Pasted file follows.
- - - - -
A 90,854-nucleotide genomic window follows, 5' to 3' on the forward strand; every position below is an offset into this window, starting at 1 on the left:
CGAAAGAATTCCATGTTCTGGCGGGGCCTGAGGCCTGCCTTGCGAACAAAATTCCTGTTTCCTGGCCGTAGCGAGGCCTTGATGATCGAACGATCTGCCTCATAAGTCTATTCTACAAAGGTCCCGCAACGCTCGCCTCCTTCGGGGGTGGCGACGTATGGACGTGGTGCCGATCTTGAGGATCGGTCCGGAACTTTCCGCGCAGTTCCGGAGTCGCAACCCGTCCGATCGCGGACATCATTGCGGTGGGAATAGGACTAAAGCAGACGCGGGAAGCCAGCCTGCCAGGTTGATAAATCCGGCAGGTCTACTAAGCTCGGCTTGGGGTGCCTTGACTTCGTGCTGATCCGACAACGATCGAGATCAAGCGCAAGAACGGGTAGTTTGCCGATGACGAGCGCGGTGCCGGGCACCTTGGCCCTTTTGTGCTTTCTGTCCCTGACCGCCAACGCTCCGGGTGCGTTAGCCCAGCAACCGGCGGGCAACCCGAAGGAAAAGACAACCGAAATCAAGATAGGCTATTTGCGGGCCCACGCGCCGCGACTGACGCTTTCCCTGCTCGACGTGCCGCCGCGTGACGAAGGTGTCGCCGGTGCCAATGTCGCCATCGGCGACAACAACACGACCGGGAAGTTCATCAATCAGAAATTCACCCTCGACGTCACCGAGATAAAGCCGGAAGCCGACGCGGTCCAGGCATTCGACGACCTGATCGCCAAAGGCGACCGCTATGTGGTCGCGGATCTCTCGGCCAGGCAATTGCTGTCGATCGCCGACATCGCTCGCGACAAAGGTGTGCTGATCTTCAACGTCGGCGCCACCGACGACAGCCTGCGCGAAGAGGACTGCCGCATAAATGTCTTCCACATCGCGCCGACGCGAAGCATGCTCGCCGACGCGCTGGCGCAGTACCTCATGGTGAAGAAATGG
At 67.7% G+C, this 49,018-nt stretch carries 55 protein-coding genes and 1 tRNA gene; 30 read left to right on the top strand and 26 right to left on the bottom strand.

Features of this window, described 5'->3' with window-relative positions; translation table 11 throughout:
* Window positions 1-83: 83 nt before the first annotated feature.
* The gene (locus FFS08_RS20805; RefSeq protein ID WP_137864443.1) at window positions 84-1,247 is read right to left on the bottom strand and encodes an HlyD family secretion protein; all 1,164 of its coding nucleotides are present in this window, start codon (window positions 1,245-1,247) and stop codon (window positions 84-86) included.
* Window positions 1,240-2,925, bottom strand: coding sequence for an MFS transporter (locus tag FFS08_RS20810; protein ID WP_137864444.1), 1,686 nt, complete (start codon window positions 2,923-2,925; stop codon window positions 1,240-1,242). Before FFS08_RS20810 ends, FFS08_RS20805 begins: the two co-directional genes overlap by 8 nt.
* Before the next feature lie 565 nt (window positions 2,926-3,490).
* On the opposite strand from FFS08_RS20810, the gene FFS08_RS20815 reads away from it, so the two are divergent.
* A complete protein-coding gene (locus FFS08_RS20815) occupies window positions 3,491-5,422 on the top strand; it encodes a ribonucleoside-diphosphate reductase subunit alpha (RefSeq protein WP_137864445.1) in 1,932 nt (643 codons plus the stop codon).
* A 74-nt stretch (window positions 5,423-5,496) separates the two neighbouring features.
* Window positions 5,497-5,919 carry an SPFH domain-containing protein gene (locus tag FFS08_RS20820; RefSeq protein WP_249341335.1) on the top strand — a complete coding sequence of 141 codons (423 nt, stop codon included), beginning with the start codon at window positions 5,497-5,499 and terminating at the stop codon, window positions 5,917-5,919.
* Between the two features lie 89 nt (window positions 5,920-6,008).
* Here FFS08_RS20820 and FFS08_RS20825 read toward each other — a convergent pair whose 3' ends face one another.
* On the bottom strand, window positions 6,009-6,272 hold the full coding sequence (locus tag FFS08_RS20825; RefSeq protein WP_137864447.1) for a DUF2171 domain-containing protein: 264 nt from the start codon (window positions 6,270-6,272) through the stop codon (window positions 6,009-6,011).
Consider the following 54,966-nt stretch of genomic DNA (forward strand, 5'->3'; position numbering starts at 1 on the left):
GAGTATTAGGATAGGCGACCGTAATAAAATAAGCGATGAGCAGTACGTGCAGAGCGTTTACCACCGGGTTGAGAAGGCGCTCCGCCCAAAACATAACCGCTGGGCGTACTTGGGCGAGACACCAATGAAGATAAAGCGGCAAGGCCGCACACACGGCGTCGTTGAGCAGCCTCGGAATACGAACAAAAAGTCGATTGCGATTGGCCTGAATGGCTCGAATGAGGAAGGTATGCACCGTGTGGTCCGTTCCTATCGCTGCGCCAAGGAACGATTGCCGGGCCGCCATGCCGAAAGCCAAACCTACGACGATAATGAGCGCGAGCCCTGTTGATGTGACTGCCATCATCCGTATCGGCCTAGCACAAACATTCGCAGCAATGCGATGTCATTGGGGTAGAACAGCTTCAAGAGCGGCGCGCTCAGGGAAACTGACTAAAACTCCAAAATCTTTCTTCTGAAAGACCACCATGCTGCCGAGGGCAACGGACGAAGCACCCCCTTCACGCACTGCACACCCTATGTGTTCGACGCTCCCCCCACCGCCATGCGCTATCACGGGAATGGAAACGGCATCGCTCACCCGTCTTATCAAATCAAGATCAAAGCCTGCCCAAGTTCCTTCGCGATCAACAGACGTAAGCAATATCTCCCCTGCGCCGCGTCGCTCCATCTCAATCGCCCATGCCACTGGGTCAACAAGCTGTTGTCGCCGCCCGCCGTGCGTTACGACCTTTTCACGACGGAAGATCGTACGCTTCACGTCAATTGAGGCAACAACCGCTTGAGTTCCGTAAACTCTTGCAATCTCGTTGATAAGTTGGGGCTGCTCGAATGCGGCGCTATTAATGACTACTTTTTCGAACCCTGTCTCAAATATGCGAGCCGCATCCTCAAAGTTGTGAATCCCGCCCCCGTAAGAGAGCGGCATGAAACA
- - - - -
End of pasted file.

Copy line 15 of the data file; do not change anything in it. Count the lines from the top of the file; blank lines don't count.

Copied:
* On the bottom strand, window positions 6,009-6,272 hold the full coding sequence (locus tag FFS08_RS20825; RefSeq protein WP_137864447.1) for a DUF2171 domain-containing protein: 264 nt from the start codon (window positions 6,270-6,272) through the stop codon (window positions 6,009-6,011).